Confucius was useless. To a disciple inquiring, “May I ask about death?” he’d replied, “You do not even understand life. How can you understand death?”

Growing up in rural Shikoku in the late eighth century, a boy destined for greatness rebelled against being trained for distinguished mediocrity. His name was Kukai. We know him better as Kobo Daishi, a title posthumously bestowed, meaning roughly “great Buddhist sage.” What could Confucianism teach of life if it shrank from facing death? Was death not universal? Kukai sought — demanded — universal, all-encompassing truth. Nothing less would do.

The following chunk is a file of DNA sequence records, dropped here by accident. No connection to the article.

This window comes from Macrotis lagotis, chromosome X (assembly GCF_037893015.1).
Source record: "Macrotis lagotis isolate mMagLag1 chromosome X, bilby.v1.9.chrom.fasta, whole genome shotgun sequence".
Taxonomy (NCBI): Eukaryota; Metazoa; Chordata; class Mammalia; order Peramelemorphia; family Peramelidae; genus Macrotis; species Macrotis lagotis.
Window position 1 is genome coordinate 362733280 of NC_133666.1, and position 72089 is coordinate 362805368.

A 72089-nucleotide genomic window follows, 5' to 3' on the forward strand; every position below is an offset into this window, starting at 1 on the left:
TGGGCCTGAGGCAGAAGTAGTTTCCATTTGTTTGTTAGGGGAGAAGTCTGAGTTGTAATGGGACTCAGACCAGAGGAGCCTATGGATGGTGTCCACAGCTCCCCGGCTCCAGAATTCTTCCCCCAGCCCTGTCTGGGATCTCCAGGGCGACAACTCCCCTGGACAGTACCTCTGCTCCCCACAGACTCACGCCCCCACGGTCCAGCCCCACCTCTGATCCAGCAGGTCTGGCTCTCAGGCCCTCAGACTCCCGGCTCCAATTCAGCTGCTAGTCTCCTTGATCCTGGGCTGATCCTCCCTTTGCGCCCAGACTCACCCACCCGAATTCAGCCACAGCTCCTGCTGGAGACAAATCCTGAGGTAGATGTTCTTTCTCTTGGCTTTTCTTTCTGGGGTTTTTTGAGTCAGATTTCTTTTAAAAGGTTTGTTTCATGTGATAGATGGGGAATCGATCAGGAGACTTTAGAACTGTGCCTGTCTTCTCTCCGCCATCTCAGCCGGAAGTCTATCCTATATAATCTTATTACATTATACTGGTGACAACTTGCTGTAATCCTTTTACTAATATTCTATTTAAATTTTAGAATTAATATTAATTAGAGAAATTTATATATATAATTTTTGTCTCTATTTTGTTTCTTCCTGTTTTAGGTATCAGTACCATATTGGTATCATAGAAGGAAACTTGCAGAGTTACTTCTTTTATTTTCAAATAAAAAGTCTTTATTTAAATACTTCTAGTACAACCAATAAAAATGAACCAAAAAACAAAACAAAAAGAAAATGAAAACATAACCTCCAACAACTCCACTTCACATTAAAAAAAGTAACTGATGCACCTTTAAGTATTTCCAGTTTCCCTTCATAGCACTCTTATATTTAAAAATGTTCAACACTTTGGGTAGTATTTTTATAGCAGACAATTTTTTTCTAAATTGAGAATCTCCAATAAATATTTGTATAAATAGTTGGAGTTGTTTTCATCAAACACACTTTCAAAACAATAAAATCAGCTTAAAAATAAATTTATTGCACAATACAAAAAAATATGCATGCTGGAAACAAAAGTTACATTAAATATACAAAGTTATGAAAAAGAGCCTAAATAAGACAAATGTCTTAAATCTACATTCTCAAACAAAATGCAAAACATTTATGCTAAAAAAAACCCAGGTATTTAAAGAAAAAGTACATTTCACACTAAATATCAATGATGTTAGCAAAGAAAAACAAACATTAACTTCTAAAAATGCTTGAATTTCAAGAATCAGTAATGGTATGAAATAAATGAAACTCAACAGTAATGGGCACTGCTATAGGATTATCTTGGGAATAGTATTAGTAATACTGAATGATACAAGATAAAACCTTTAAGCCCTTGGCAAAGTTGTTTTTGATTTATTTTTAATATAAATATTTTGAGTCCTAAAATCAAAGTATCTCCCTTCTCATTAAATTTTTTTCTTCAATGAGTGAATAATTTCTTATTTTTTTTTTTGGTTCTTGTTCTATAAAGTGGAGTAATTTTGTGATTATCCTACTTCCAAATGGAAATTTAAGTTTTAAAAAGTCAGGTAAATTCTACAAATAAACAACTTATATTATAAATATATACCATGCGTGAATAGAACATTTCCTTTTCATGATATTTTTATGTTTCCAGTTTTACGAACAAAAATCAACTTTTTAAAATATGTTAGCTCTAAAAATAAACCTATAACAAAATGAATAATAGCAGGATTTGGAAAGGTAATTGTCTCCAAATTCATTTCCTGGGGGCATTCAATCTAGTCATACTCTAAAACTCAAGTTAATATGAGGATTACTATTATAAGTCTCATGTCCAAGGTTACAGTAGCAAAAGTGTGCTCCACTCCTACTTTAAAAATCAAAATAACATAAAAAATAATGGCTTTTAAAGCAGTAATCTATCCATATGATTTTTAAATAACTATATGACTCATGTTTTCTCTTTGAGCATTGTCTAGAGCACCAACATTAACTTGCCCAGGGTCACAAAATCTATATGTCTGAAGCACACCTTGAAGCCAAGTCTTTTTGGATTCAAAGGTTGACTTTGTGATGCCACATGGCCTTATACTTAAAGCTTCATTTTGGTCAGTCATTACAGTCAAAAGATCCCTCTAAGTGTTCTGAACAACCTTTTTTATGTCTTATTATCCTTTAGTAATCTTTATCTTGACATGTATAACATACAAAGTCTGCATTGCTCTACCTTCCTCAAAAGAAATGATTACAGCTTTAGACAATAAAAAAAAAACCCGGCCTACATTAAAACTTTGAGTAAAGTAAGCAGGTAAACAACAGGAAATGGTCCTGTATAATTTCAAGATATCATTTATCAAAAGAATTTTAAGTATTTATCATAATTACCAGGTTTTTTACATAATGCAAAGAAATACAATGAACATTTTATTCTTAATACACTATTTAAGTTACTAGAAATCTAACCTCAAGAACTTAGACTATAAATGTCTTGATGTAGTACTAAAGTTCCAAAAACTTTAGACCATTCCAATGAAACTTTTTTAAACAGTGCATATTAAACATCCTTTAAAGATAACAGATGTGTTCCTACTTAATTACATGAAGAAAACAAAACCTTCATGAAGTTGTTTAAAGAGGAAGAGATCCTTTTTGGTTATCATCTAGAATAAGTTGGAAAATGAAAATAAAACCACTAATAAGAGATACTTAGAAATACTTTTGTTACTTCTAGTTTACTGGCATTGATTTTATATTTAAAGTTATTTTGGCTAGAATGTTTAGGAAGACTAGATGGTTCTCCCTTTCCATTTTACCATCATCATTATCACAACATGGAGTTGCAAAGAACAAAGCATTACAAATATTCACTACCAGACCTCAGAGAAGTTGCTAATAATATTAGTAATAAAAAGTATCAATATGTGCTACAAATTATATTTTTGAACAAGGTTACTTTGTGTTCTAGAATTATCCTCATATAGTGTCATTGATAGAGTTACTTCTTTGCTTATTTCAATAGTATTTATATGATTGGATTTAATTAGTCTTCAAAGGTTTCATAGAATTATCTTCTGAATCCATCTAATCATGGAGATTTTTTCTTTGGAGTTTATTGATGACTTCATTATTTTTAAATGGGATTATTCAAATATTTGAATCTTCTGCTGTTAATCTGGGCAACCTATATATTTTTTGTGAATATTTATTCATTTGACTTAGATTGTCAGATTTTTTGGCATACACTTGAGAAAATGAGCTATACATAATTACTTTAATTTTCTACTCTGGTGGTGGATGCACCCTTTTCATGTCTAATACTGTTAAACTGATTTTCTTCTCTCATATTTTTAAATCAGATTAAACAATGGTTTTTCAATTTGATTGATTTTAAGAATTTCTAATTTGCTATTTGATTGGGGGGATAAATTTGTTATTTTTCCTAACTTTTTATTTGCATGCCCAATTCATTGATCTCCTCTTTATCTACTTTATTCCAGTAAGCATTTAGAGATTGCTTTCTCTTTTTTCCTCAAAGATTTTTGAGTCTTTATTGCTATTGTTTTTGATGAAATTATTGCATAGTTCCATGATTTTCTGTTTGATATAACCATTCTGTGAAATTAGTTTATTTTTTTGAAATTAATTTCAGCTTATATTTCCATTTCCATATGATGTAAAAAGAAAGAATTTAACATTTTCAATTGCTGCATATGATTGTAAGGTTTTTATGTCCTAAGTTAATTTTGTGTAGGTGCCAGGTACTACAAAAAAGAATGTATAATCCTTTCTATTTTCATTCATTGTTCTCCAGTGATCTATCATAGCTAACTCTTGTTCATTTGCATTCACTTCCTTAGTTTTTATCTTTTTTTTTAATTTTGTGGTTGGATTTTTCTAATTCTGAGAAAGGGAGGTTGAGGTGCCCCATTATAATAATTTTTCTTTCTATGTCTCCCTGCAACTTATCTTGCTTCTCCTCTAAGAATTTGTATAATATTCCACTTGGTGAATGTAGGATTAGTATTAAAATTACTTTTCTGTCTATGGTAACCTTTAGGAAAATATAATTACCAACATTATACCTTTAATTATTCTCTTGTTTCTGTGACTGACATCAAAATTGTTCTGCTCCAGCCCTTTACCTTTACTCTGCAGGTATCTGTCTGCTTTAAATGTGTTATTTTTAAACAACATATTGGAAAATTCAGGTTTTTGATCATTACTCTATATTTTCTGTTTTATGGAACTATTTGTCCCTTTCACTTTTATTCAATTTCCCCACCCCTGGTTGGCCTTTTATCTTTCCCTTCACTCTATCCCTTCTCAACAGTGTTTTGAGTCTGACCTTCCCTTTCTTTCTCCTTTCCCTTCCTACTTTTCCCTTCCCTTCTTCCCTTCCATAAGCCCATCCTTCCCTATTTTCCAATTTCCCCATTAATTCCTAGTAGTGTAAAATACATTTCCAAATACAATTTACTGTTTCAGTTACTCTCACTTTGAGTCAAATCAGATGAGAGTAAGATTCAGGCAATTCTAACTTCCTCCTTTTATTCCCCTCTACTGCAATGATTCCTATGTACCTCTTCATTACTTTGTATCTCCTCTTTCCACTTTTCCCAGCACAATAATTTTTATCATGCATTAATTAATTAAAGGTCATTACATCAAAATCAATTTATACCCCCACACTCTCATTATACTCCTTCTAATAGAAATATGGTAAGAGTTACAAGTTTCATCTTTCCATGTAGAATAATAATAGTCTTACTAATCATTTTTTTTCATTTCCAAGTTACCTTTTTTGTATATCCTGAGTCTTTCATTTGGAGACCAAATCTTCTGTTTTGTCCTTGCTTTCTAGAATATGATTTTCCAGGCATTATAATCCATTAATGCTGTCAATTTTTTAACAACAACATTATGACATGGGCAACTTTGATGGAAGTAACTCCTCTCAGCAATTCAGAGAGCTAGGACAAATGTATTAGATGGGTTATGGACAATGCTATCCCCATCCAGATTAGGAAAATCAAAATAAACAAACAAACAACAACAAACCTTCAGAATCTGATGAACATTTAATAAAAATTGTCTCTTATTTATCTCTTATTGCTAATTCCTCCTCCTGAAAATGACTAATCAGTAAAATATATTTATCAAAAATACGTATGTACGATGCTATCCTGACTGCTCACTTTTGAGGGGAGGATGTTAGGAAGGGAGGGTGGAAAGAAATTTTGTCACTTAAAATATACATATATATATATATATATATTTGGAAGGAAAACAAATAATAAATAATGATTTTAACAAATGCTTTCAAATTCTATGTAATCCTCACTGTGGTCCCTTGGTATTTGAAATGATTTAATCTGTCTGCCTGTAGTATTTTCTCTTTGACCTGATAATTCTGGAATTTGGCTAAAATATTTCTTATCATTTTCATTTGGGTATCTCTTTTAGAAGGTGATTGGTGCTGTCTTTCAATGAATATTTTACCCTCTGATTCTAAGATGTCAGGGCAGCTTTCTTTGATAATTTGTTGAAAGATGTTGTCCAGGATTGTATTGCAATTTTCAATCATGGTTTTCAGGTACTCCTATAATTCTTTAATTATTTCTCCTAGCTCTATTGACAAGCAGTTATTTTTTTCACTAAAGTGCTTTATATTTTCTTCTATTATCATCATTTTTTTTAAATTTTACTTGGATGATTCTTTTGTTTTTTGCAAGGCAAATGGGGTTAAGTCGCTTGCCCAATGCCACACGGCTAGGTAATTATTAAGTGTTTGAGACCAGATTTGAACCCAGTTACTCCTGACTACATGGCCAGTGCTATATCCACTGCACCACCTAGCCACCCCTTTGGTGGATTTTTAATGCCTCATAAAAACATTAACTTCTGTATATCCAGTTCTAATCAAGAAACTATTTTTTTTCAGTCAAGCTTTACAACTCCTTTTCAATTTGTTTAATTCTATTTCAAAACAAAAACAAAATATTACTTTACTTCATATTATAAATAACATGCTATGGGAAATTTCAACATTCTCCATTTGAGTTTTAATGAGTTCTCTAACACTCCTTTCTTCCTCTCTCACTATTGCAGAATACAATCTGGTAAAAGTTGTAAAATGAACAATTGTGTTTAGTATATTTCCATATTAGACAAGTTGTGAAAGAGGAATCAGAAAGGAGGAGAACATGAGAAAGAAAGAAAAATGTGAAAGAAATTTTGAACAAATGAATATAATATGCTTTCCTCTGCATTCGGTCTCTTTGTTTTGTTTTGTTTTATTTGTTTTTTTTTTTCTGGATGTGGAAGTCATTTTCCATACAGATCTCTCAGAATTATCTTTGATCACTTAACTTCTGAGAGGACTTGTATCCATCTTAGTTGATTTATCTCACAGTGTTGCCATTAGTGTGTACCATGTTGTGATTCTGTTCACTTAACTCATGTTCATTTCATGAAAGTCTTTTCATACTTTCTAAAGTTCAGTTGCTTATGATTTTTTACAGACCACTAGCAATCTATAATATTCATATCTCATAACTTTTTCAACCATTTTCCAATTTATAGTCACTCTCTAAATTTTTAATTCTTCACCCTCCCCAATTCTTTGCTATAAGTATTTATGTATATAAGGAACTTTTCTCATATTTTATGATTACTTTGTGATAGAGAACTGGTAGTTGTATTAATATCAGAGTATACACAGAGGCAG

Unable to view this article?

This could be due to a conflict with your ad-blocking or security software.

Please add japantimes.co.jp and piano.io to your list of allowed sites.

If this does not resolve the issue or you are unable to add the domains to your allowlist, please see out this support page.

We humbly apologize for the inconvenience.

In a time of both misinformation and too much information, quality journalism is more crucial than ever.
By subscribing, you can help us get the story right.